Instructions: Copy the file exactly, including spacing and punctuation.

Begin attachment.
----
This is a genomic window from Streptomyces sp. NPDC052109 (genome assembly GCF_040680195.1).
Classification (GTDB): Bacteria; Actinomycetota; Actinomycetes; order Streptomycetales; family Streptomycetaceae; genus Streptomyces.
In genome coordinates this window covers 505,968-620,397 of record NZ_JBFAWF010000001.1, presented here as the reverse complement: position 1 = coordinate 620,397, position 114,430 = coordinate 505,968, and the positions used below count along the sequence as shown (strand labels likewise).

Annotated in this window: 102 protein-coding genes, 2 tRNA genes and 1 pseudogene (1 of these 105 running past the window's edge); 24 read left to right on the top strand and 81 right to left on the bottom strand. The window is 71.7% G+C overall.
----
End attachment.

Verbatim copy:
This is a genomic window from Streptomyces sp. NPDC052109 (genome assembly GCF_040680195.1).
Classification (GTDB): Bacteria; Actinomycetota; Actinomycetes; order Streptomycetales; family Streptomycetaceae; genus Streptomyces.
In genome coordinates this window covers 505,968-620,397 of record NZ_JBFAWF010000001.1, presented here as the reverse complement: position 1 = coordinate 620,397, position 114,430 = coordinate 505,968, and the positions used below count along the sequence as shown (strand labels likewise).

Annotated in this window: 102 protein-coding genes, 2 tRNA genes and 1 pseudogene (1 of these 105 running past the window's edge); 24 read left to right on the top strand and 81 right to left on the bottom strand. The window is 71.7% G+C overall.